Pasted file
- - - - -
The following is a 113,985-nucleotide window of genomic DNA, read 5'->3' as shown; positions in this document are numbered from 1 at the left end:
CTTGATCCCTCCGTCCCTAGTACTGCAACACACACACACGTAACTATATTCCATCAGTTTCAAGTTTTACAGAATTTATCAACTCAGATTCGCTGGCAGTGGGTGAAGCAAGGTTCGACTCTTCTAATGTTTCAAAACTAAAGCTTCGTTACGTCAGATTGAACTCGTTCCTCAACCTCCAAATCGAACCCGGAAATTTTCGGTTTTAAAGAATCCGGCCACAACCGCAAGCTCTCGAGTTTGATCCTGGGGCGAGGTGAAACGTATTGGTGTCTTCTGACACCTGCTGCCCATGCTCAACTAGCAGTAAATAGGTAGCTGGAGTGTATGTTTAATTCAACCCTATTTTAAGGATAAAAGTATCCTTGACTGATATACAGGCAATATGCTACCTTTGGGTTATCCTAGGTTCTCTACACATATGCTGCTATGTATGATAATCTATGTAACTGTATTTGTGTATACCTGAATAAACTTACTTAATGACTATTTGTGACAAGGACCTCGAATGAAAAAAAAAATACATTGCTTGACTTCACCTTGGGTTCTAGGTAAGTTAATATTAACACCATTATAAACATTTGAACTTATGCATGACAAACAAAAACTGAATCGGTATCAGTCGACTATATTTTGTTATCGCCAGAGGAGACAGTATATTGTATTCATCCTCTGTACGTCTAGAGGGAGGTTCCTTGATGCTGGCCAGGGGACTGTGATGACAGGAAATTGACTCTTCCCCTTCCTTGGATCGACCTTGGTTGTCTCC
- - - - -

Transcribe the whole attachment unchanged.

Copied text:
The following is a 113,985-nucleotide window of genomic DNA, read 5'->3' as shown; positions in this document are numbered from 1 at the left end:
CTTGATCCCTCCGTCCCTAGTACTGCAACACACACACACGTAACTATATTCCATCAGTTTCAAGTTTTACAGAATTTATCAACTCAGATTCGCTGGCAGTGGGTGAAGCAAGGTTCGACTCTTCTAATGTTTCAAAACTAAAGCTTCGTTACGTCAGATTGAACTCGTTCCTCAACCTCCAAATCGAACCCGGAAATTTTCGGTTTTAAAGAATCCGGCCACAACCGCAAGCTCTCGAGTTTGATCCTGGGGCGAGGTGAAACGTATTGGTGTCTTCTGACACCTGCTGCCCATGCTCAACTAGCAGTAAATAGGTAGCTGGAGTGTATGTTTAATTCAACCCTATTTTAAGGATAAAAGTATCCTTGACTGATATACAGGCAATATGCTACCTTTGGGTTATCCTAGGTTCTCTACACATATGCTGCTATGTATGATAATCTATGTAACTGTATTTGTGTATACCTGAATAAACTTACTTAATGACTATTTGTGACAAGGACCTCGAATGAAAAAAAAAATACATTGCTTGACTTCACCTTGGGTTCTAGGTAAGTTAATATTAACACCATTATAAACATTTGAACTTATGCATGACAAACAAAAACTGAATCGGTATCAGTCGACTATATTTTGTTATCGCCAGAGGAGACAGTATATTGTATTCATCCTCTGTACGTCTAGAGGGAGGTTCCTTGATGCTGGCCAGGGGACTGTGATGACAGGAAATTGACTCTTCCCCTTCCTTGGATCGACCTTGGTTGTCTCC